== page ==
Representatives from the United Kingdom and the United States of America say they are concerned about the high level of crime in Jamaica, especially as it relates to fatal shootings involving security forces and violence against women.
These issues were among those raised during the United Nations Human Rights Council’s Universal Periodic Review (UPR) Working Group webcast, where Jamaica’s human-rights record was extensively examined.
The island’s Minister of Foreign Affairs and Foreign Trade, Senator Kamina Johnson-Smith represented Jamaica and was among over 60 representatives that made remarks on Wednesday.
During the webcast, the most common issues highlighted in Jamaica were those that pertained to violence against women and children, human trafficking, violence against the LGBT+ community and police brutality.
Rita French, the representative from the United Kingdom of Great Britain and Northern Ireland, said they “remained concerned about the high level of abuses in correctional facilities and the high levels of fatal shootings involving security personnel.”
She urged the government to strengthen the Independent Commission of Investigations (INDECOM). Jamaica’s Minister of Justice Delroy Chuck had later announced that the ministry had taken the recommendation, with laws that will be amended to strengthen the investigative powers of INDECOM.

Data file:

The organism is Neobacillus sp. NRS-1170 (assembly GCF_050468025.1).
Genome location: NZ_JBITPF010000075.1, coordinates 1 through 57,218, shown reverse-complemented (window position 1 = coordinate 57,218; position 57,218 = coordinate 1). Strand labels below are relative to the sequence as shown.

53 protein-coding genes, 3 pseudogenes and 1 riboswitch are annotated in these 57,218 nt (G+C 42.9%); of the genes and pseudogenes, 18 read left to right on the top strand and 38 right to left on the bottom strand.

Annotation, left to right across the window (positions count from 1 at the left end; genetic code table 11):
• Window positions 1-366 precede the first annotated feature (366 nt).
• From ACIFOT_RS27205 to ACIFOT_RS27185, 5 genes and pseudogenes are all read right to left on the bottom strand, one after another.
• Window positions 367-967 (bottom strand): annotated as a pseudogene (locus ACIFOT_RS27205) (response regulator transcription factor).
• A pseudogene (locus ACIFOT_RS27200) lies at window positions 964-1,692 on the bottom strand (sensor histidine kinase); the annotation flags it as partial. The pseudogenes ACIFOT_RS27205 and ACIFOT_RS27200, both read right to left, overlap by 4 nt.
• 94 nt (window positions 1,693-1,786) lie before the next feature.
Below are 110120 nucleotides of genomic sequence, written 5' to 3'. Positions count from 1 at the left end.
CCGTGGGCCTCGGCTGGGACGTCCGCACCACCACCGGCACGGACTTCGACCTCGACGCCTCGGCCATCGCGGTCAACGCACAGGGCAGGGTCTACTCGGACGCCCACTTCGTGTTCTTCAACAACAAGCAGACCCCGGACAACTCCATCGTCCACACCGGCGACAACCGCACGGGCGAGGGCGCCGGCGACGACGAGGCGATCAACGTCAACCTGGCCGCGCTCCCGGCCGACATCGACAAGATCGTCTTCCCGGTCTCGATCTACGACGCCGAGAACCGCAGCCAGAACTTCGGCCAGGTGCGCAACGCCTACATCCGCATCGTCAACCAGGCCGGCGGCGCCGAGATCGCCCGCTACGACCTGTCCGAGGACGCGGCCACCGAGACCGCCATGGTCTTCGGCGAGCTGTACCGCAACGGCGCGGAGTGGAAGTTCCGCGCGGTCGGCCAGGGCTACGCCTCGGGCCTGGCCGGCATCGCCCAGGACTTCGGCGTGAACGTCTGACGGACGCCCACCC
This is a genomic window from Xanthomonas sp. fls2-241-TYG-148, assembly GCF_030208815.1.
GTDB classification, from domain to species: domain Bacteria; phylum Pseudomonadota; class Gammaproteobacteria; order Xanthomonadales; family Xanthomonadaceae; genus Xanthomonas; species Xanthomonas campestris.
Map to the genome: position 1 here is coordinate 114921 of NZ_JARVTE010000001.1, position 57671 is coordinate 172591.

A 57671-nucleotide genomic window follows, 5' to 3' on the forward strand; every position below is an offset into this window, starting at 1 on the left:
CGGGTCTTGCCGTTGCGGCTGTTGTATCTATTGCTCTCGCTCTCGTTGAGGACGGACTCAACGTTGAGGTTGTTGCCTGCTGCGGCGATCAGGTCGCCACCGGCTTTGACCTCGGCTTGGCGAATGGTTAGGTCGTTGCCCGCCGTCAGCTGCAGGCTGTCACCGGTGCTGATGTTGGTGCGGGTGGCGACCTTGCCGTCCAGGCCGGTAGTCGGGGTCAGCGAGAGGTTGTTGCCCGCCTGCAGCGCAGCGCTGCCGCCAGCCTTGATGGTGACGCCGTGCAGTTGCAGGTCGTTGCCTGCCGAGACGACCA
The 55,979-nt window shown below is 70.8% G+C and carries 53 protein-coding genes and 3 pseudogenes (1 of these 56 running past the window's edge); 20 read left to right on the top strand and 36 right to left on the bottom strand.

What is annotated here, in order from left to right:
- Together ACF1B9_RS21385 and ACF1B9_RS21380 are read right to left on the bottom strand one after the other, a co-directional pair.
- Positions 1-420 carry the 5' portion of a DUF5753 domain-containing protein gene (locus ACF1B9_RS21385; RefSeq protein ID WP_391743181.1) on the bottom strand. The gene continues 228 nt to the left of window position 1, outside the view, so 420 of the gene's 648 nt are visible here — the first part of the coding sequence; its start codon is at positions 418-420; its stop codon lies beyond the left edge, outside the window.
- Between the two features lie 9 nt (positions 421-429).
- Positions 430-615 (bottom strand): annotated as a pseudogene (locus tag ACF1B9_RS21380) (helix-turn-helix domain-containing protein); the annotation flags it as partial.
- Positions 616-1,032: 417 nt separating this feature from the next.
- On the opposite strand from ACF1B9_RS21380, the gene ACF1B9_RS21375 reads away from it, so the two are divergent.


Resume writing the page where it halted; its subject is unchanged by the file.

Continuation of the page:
Similar sentiments were also echoed by the United States’ representative, Sean Garcia recommended that Jamaica end abuses by security forces and other government agents involved in extrajudicial killings as well as ensure swift accountability for those who commit abuses.
He also stated that America was equally concerned about the high rates of homicide and femicide in Jamaica and criticized the government for their “insufficient response” to end violence and hold the perpetrators responsible.
Additionally, he called for the government to repeal the “Offenses Against The Persons Act”, where it criminalizes same-sex relations between consenting adults.
Garcia, however, commended the steps being taken by the government to improve prison and detention conditions across the island and encouraged the Holness-led administration to continue to do so.
Addressing members of the UN body, Minister Johnson Smith said that the protection of human rights and the rule of law remain priorities for the Jamaican Government as evidenced by initiatives undertaken by the administration.
She told the group that Jamaica’s Ministry of National Security was developing the Law Enforcement Protection of Integrity Act, which will define the standards of operation for all individuals engaged in law-enforcement activities to include considerations for human rights.